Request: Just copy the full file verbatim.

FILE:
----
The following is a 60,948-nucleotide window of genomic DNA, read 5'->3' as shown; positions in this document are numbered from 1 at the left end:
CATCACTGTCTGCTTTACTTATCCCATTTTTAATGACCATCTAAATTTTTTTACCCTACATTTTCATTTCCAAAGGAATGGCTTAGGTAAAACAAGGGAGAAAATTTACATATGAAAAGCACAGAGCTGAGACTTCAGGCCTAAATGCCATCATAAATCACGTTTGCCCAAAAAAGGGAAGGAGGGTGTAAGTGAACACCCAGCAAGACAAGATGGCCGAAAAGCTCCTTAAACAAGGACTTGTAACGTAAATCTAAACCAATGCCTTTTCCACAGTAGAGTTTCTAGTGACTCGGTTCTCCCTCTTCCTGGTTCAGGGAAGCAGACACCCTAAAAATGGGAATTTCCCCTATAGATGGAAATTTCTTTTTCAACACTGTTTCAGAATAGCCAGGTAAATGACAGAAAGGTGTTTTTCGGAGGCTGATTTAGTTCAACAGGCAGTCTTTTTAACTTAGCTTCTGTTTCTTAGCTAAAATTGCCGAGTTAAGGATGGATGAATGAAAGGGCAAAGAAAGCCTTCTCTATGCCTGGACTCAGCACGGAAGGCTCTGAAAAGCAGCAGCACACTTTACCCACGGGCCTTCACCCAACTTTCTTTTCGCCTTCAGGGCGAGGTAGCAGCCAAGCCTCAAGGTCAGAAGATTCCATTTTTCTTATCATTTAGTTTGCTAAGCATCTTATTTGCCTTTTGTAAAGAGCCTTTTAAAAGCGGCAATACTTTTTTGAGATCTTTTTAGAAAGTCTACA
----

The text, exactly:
The following is a 60,948-nucleotide window of genomic DNA, read 5'->3' as shown; positions in this document are numbered from 1 at the left end:
CATCACTGTCTGCTTTACTTATCCCATTTTTAATGACCATCTAAATTTTTTTACCCTACATTTTCATTTCCAAAGGAATGGCTTAGGTAAAACAAGGGAGAAAATTTACATATGAAAAGCACAGAGCTGAGACTTCAGGCCTAAATGCCATCATAAATCACGTTTGCCCAAAAAAGGGAAGGAGGGTGTAAGTGAACACCCAGCAAGACAAGATGGCCGAAAAGCTCCTTAAACAAGGACTTGTAACGTAAATCTAAACCAATGCCTTTTCCACAGTAGAGTTTCTAGTGACTCGGTTCTCCCTCTTCCTGGTTCAGGGAAGCAGACACCCTAAAAATGGGAATTTCCCCTATAGATGGAAATTTCTTTTTCAACACTGTTTCAGAATAGCCAGGTAAATGACAGAAAGGTGTTTTTCGGAGGCTGATTTAGTTCAACAGGCAGTCTTTTTAACTTAGCTTCTGTTTCTTAGCTAAAATTGCCGAGTTAAGGATGGATGAATGAAAGGGCAAAGAAAGCCTTCTCTATGCCTGGACTCAGCACGGAAGGCTCTGAAAAGCAGCAGCACACTTTACCCACGGGCCTTCACCCAACTTTCTTTTCGCCTTCAGGGCGAGGTAGCAGCCAAGCCTCAAGGTCAGAAGATTCCATTTTTCTTATCATTTAGTTTGCTAAGCATCTTATTTGCCTTTTGTAAAGAGCCTTTTAAAAGCGGCAATACTTTTTTGAGATCTTTTTAGAAAGTCTACA